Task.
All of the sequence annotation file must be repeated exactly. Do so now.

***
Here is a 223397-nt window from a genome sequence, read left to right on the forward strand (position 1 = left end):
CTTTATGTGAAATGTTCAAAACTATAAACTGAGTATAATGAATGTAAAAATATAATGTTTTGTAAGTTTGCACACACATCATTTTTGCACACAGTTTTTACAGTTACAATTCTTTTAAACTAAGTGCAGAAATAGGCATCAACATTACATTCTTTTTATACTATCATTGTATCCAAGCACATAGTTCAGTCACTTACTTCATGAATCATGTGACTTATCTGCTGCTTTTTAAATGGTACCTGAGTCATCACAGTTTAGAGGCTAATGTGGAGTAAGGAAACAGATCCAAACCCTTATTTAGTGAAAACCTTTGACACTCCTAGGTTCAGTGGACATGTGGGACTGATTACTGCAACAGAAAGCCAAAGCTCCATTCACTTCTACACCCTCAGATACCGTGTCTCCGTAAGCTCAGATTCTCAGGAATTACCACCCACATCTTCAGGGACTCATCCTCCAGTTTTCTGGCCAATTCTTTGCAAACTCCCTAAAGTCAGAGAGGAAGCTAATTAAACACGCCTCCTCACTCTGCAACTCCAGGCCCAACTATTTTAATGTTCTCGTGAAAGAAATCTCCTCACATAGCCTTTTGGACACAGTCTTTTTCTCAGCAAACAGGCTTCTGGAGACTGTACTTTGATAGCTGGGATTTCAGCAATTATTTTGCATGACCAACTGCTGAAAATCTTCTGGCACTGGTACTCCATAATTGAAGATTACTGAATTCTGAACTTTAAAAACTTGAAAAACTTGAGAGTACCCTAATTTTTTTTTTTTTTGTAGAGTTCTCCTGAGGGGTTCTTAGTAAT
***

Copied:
Here is a 223397-nt window from a genome sequence, read left to right on the forward strand (position 1 = left end):
CTTTATGTGAAATGTTCAAAACTATAAACTGAGTATAATGAATGTAAAAATATAATGTTTTGTAAGTTTGCACACACATCATTTTTGCACACAGTTTTTACAGTTACAATTCTTTTAAACTAAGTGCAGAAATAGGCATCAACATTACATTCTTTTTATACTATCATTGTATCCAAGCACATAGTTCAGTCACTTACTTCATGAATCATGTGACTTATCTGCTGCTTTTTAAATGGTACCTGAGTCATCACAGTTTAGAGGCTAATGTGGAGTAAGGAAACAGATCCAAACCCTTATTTAGTGAAAACCTTTGACACTCCTAGGTTCAGTGGACATGTGGGACTGATTACTGCAACAGAAAGCCAAAGCTCCATTCACTTCTACACCCTCAGATACCGTGTCTCCGTAAGCTCAGATTCTCAGGAATTACCACCCACATCTTCAGGGACTCATCCTCCAGTTTTCTGGCCAATTCTTTGCAAACTCCCTAAAGTCAGAGAGGAAGCTAATTAAACACGCCTCCTCACTCTGCAACTCCAGGCCCAACTATTTTAATGTTCTCGTGAAAGAAATCTCCTCACATAGCCTTTTGGACACAGTCTTTTTCTCAGCAAACAGGCTTCTGGAGACTGTACTTTGATAGCTGGGATTTCAGCAATTATTTTGCATGACCAACTGCTGAAAATCTTCTGGCACTGGTACTCCATAATTGAAGATTACTGAATTCTGAACTTTAAAAACTTGAAAAACTTGAGAGTACCCTAATTTTTTTTTTTTTTGTAGAGTTCTCCTGAGGGGTTCTTAGTAAT